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The Rational Optimist has won the Hayek Prize from the Manhattan Institute. I
will be giving the Hayek Lecture when I accept the prize later in
the year. The Hayek Prize honors the book published within the past
two years that best reflects Hayek's vision of economic and
individual liberty. The Hayek Prize, with its $50,000 award, is
among the world's most generous book prizes. It was conceived and
funded by Manhattan Institute trustee Tom Smith to recognize the
influence of F.A. Hayek and to encourage other scholars to follow
his example. The winner of the Hayek Prize is chosen from among the
nominations by a selection committee of distinguished economists,
journalists, and scholars. Past winners include: William Easterly
for The White Man's Burden, Amity Shlaes for The Forgotten Man,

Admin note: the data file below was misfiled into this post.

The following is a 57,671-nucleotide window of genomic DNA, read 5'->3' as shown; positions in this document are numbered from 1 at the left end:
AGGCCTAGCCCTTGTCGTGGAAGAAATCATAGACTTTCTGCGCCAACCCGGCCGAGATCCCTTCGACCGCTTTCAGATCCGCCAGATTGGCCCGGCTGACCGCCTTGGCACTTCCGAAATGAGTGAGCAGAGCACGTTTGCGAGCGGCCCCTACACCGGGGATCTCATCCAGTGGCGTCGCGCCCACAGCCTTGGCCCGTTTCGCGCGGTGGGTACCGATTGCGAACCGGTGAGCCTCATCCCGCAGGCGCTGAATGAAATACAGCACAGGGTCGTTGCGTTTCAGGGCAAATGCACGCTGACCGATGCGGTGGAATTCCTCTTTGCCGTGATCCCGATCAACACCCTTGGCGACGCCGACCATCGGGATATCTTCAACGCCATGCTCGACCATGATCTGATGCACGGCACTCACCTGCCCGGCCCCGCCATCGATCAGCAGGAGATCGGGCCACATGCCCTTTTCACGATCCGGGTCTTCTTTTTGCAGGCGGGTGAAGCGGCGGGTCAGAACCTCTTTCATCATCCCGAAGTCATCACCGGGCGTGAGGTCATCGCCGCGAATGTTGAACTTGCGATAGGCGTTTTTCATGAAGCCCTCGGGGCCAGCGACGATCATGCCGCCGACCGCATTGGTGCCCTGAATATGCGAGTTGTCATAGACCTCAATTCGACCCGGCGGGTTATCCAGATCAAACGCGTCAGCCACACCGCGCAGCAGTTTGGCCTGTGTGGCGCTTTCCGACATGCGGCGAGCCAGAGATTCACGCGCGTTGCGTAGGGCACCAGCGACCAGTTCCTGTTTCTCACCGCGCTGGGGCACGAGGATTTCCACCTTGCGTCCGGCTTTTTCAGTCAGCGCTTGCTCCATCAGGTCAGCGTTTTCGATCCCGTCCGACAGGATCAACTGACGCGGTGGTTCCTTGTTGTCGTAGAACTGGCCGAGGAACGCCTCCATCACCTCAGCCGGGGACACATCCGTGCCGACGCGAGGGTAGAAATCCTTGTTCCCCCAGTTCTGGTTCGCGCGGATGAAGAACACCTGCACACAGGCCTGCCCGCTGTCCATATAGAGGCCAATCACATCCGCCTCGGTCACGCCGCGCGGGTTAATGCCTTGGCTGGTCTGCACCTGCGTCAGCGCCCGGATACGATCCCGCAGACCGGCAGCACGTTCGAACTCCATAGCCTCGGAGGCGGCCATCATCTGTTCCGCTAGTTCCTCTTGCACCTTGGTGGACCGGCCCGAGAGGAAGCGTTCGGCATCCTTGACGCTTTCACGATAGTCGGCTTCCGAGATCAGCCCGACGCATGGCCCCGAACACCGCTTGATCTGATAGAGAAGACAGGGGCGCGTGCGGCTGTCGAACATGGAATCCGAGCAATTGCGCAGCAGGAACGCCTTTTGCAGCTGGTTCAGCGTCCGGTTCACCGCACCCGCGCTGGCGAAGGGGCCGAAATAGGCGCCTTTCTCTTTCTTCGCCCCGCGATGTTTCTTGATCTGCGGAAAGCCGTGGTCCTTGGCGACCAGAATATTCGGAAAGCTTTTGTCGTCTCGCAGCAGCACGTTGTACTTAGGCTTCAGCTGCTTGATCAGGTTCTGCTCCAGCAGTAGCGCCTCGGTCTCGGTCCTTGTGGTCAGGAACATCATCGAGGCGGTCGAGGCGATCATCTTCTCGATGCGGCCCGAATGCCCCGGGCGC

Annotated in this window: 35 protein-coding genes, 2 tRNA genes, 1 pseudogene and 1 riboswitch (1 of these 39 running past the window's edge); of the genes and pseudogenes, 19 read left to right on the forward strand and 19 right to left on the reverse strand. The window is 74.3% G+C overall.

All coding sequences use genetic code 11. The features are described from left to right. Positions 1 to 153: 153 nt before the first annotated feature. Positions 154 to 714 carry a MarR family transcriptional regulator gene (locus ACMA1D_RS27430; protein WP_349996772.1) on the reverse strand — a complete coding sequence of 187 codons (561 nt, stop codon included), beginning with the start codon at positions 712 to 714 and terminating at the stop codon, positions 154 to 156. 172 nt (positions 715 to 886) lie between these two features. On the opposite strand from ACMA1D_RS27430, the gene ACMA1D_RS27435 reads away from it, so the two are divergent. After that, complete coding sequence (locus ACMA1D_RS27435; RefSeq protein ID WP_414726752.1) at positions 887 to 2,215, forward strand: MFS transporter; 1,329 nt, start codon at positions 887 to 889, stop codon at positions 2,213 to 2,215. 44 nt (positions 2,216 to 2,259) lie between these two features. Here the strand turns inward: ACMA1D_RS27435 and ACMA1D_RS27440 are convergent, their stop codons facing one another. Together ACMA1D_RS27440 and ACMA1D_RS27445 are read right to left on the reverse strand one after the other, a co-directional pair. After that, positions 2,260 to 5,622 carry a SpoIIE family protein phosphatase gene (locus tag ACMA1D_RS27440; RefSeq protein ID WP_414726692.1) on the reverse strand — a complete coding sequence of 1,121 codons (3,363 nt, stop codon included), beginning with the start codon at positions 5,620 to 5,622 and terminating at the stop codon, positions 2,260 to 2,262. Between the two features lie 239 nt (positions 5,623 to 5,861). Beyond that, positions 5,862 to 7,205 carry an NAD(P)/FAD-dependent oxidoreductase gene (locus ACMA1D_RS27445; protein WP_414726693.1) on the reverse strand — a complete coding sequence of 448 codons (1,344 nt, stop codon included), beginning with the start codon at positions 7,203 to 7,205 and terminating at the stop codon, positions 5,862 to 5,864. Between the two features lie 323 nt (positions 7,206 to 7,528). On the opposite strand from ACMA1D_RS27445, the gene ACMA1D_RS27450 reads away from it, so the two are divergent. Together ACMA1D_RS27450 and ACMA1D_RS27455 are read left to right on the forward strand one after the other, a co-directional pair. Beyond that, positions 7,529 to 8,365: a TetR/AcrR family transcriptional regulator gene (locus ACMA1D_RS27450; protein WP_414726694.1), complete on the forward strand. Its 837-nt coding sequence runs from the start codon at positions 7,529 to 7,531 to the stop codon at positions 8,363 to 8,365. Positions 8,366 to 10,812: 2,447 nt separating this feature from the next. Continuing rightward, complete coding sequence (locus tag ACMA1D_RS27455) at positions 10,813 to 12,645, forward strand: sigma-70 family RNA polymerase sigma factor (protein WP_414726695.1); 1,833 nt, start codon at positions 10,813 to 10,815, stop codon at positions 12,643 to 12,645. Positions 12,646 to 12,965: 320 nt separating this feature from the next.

and, most recently, Benn Steil and Manuel Hinds for Money, Markets
This is a great honour because my central themes about
collective intelligence and spontaneous order are in many ways
prefigured in F.A.Hayek's work, and his ideas on the evolutionary
nature of economic progress are ones that I share and have built
The Rational Optimist has also won a silver
Business Book Award.
Meanwhile, in the UK The Rational Optimist has
been long-listed for the BBC
Samuel Johnson prize for non-fiction books, the most generous
and prestigious non-fiction book prize. This is a prize I was
short-listed for in 2000 for Genome. But I hold out
little hope of winning, because in the UK it seems I am always a
bridesmaid and never a bride: I have been shortlisted for seven
major literary prizes and have sat through six prize dinners
Still, I am very lucky to be given the recognition of
long-listing and very grateful.